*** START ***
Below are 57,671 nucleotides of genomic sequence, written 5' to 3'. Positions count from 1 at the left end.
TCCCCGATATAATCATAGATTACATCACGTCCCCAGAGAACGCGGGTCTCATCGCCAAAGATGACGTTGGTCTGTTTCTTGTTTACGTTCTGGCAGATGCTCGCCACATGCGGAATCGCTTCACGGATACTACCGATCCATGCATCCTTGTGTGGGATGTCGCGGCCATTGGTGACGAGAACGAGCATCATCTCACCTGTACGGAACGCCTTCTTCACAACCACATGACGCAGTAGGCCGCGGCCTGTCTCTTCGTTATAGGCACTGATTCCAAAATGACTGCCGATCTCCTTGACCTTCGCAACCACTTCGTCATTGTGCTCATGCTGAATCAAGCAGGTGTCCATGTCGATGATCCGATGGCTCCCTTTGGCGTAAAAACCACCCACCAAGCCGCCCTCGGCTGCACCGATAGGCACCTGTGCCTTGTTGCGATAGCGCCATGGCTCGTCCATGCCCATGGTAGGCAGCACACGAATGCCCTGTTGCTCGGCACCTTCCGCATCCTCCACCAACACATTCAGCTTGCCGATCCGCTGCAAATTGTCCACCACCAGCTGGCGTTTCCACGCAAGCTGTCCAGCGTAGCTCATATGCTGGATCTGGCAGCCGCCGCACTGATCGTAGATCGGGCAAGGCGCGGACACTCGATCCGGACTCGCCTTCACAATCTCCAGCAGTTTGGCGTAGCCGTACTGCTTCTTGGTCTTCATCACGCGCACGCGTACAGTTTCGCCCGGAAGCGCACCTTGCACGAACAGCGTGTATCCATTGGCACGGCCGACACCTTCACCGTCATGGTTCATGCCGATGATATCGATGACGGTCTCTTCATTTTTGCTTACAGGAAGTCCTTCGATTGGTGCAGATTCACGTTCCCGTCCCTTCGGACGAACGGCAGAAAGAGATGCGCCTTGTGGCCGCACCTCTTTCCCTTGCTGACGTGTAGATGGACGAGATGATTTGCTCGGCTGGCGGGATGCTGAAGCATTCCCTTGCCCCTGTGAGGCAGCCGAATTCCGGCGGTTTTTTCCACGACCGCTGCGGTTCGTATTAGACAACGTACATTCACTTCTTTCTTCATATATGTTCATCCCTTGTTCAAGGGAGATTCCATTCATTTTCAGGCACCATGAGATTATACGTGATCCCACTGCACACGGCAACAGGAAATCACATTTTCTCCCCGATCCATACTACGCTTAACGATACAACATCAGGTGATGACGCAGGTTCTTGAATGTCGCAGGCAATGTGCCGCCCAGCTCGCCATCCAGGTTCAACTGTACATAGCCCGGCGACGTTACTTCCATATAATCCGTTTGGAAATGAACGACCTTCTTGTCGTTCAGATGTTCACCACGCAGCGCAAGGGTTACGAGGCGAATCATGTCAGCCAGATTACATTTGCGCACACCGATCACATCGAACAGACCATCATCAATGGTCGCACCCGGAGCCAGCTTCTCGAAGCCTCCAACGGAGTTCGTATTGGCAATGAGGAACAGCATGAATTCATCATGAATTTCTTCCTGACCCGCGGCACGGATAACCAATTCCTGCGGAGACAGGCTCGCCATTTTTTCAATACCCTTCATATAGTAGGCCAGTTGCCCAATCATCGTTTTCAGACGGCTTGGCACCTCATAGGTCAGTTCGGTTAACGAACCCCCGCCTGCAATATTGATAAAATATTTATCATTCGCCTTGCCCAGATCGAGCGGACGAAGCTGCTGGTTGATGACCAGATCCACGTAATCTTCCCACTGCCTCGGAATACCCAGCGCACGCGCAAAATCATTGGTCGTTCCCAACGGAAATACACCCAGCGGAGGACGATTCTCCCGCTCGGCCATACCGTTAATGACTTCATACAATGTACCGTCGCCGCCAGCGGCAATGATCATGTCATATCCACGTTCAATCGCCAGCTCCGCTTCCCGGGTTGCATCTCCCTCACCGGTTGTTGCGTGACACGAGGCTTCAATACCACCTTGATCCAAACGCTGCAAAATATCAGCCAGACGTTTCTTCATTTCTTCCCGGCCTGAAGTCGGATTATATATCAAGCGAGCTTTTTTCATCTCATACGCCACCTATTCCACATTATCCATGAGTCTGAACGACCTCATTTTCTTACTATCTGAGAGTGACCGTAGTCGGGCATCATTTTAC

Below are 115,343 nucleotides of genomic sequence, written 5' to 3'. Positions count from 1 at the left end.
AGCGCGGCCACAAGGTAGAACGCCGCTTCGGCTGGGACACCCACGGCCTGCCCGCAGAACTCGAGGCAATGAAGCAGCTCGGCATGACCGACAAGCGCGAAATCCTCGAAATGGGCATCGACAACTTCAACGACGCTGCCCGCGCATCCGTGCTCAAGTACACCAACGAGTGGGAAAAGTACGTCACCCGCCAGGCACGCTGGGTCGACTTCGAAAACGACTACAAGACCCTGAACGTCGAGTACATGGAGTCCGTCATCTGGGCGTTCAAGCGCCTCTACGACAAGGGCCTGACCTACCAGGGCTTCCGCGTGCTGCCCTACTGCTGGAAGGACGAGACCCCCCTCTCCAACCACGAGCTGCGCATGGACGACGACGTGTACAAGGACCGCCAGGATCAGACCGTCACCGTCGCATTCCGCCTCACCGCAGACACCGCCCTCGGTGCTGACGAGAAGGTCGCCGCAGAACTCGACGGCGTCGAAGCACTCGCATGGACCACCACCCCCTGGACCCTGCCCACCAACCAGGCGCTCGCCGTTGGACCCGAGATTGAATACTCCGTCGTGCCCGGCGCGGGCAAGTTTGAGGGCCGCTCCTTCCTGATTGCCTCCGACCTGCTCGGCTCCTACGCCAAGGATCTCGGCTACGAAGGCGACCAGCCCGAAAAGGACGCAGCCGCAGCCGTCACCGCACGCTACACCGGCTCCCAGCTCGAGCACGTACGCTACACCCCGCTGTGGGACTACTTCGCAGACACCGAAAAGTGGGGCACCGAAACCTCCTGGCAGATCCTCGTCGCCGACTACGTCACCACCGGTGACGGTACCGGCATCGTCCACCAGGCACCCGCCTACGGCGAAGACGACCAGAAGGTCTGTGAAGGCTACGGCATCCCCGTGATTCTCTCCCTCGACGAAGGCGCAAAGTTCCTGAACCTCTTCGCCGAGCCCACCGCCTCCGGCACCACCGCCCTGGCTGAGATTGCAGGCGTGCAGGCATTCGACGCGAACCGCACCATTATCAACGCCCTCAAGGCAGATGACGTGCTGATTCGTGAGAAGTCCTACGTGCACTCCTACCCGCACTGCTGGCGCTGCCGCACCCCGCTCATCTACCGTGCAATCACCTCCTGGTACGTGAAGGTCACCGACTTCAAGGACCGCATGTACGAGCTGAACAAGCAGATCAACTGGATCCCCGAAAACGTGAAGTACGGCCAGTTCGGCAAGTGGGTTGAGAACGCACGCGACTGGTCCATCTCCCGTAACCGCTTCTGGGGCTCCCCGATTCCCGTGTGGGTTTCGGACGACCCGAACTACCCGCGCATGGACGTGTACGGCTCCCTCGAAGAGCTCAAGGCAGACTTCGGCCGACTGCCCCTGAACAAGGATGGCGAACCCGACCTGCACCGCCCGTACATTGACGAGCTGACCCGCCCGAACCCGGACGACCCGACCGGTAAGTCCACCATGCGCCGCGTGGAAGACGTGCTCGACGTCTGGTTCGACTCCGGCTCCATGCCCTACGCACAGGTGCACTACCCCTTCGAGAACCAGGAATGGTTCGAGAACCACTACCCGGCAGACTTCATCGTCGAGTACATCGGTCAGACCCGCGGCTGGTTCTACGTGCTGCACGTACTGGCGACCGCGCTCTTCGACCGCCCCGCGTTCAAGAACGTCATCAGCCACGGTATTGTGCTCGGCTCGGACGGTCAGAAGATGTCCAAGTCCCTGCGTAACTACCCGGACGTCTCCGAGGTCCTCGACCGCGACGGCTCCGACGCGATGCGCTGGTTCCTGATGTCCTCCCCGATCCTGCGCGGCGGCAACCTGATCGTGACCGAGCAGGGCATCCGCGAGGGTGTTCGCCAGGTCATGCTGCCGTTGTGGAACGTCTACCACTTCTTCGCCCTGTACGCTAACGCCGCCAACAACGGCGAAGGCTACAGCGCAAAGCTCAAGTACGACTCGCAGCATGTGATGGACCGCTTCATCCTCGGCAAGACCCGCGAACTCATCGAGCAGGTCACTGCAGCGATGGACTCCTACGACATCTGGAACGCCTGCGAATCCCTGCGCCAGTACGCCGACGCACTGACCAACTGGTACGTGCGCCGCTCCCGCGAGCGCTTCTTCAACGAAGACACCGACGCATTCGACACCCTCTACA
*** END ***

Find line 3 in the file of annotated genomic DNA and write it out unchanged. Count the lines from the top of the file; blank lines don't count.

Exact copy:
Below are 115,343 nucleotides of genomic sequence, written 5' to 3'. Positions count from 1 at the left end.